|Jonathan Male, director of the DOE's Bioenergy |
Technology Office, announces the winners.
Photo: Sam Kittner for Brookhaven National Lab.
(Washington, D.C.) – Two companies with years of experience in electronics and stove design won coveted first and second prizes in the 2018 Wood Stove Design Challenge, held in Washington DC from November 9 – 13.
Manually operated wood stoves are extremely common throughout the northern US, Canada and Europe but no one has yet popularized a solution to prevent them from emitting excessive smoke in the hands of operators.
Wittus, a company based in Pound Ridge New York, teamed up with German engineers and won first prize for both the automated and thermoelectric categories with a living room unit that also heated water for space heating and generated an average of 161 watts and a maximum of 268 watts over the 2.5-hour test period. Total power output over the test period, net of parasitic losses, e.g., pumps and fans, was 276 watt-hours of electricity. The use of thermocouple sensors and fans facilitated clean and efficient combustion.
|Stove testers from Brookhaven National Lab and|
New York Department of Health.
Photo: Kittner for BNL.
Second prize went to Stove Builders International (SBI) a Quebec based company that designed a simple, affordable stove that allowed the operator to select high or low heat output and used a low-cost control board and thermocouple sensors to ensure that the stove burned cleanly.
Second prize in the thermoelectric category went to California based Vulcan Energy, who developed a thermoelectric generator for the gravity fed Wiseway pellet stove that generated an average of 123 watts, and a maximum of 139 watts, during the 2.5-hour test period. Total power output over the test period, net of parasitic losses, was 235 watt-hours.
The People’s Choice award, based on votes from the general public, went to 509 Fabrications, for their unique gravity fed pressed log stove.
|Key partners in the Challenge included Olympia |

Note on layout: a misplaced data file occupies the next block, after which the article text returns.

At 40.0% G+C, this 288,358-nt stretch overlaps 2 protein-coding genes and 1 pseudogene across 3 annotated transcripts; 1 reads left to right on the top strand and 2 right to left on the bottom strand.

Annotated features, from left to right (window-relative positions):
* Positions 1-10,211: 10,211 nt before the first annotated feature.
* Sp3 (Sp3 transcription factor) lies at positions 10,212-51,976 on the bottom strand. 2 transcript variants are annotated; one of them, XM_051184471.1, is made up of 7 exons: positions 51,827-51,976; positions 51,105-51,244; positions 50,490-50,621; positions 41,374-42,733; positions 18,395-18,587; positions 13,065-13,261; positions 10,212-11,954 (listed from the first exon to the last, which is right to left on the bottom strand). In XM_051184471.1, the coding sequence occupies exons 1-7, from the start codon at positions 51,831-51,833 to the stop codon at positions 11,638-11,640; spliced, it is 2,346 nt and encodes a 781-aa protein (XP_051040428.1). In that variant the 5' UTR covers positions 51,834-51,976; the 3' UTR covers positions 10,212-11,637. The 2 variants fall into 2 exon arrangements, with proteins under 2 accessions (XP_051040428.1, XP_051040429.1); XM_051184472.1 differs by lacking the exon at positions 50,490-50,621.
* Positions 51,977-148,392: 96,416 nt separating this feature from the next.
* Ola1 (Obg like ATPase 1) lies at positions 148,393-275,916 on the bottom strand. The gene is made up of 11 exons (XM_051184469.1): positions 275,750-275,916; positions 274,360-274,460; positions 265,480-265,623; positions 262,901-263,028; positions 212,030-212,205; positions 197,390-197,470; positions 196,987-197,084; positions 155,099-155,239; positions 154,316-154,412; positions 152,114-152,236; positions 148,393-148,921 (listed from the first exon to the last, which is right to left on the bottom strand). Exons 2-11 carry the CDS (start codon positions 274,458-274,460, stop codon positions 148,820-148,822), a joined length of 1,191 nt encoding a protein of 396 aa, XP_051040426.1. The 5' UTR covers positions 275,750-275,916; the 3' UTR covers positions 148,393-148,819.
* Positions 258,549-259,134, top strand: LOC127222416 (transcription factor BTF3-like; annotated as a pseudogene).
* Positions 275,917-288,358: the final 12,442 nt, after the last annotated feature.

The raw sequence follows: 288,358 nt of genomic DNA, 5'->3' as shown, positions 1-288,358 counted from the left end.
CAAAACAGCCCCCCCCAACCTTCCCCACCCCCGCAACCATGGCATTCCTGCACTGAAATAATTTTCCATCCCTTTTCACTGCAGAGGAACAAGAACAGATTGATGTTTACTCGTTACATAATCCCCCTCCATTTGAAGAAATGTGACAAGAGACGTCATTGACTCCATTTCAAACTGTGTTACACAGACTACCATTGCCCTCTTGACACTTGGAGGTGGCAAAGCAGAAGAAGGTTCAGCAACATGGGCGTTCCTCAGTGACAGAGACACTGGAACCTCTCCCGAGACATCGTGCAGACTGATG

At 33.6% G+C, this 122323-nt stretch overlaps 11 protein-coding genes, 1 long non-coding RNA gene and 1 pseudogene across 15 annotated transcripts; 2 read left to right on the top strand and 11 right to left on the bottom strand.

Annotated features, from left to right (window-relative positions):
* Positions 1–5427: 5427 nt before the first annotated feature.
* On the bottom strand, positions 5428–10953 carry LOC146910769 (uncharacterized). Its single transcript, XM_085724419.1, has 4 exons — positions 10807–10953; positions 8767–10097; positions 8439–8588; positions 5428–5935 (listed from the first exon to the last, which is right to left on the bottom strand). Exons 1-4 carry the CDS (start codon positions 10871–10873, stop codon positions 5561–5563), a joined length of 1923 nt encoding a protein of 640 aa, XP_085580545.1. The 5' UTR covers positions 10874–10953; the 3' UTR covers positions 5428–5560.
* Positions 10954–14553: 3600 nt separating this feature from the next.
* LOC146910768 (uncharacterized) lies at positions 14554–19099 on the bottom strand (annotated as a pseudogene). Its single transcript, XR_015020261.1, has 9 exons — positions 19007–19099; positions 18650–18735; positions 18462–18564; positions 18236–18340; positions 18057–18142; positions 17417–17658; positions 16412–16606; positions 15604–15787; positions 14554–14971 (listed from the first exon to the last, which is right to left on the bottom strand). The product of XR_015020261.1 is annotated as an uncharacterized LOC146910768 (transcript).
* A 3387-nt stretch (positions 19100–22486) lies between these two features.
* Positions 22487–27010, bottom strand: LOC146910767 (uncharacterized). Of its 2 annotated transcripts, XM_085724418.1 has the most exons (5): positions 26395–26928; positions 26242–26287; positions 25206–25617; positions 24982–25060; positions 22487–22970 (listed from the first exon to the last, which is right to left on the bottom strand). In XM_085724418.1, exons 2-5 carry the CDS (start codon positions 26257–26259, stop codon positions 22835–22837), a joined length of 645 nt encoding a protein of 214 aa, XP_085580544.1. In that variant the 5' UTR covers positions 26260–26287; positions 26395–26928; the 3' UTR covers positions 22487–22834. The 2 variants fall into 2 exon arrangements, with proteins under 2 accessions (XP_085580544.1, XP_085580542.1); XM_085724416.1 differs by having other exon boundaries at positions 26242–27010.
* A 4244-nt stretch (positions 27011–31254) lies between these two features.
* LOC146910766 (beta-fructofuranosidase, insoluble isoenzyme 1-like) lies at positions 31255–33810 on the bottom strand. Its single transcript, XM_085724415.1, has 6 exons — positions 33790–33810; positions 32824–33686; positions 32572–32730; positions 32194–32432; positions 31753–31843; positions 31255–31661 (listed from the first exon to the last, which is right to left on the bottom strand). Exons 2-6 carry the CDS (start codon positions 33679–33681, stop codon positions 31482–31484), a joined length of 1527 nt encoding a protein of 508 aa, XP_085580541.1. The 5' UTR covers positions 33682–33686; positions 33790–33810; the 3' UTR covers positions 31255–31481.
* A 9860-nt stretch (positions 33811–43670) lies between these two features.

Chimney, and CSIA, and NFI installers from
Winstons Chimney and Sugarloaf Chimney.
Photo Kittner for Brookhaven National Lab.
The goal of the Woodstove Design Challenge is to demonstrate how improved designs including sensors and computer controls can make wood stoves cleaner and more efficient. The technology boom of the past few decades has largely missed the wood stove industry, yet innovation still holds great promise.
Researchers including Brookhaven National Lab, with support from the New York State Energy Research and Development Authority (NYSERDA), have been developing new methods for the next generation of assessment protocols for wood heating appliances. Currently, most stoves in America are tested for EPA certification with standardized fuel pieces and spacing. Research has focused on in-home use operational practices, user fueling patterns, and new real-time measurement method techniques with random loading patterns and variability in piece size to better replicate real-life conditions.
Automated stoves that are designed and tested with this new robust cordwood test method can help improve woodstove designs and in-use performance leading to higher efficiency and lower emissions.
|Les Otten of Maine Energy Systems with Julie|
Tucker of the USDA Forest Service.
Photo: Kittner for Brookhaven National Lab.
A team from Stony Brook University also competed in the event with a prototype that featured a unique wood drying and preheating chamber. The stove did not win a prize but offered students a rich opportunity to engage with national stove design and testing experts. A full list of the competing teams can be found here.
Partners for the Design Challenge include NYSERDA, the Department of Energy’s Bioenergy Technology Office, the U.S. Forest Service, the Osprey Foundation and Olympia Chimney. The automated stoves were tested by Brookhaven National Lab. A complete list of partners and sponsors can be found here.